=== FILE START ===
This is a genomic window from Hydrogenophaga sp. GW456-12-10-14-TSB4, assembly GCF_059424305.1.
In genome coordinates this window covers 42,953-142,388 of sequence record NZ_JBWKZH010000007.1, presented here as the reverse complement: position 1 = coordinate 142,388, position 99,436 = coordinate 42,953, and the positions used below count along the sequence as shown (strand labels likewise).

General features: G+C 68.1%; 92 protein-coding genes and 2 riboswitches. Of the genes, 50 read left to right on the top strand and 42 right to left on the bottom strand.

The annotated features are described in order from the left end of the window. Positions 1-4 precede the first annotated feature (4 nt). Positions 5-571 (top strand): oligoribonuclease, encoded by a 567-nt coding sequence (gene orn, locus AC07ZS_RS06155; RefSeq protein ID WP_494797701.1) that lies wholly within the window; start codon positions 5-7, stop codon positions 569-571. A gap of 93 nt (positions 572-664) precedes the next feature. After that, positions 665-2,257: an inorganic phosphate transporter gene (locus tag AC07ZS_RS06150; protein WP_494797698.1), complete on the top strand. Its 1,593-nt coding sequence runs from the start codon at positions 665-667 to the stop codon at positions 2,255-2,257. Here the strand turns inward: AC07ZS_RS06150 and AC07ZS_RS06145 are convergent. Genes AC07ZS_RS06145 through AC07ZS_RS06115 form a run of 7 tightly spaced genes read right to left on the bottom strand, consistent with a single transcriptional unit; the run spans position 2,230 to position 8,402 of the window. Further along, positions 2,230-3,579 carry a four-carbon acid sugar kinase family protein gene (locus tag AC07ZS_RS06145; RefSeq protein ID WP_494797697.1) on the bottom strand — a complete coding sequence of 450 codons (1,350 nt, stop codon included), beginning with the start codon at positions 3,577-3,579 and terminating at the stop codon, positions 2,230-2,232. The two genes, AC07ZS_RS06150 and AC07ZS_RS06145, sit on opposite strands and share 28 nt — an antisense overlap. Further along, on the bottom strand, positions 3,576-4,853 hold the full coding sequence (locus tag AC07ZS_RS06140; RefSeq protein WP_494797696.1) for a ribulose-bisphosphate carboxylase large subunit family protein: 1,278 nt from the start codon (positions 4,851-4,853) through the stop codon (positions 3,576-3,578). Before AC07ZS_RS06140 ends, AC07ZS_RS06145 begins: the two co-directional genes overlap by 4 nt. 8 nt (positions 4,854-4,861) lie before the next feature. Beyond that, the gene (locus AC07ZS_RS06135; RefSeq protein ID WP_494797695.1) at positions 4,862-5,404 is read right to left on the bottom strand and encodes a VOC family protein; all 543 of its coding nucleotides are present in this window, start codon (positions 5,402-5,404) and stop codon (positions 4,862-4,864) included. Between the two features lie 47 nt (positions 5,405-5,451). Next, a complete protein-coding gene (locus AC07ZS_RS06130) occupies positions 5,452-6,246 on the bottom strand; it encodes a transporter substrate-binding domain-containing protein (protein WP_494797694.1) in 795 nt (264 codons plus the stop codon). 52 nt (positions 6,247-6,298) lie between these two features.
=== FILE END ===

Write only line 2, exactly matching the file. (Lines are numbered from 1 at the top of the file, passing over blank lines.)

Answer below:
In genome coordinates this window covers 42,953-142,388 of sequence record NZ_JBWKZH010000007.1, presented here as the reverse complement: position 1 = coordinate 142,388, position 99,436 = coordinate 42,953, and the positions used below count along the sequence as shown (strand labels likewise).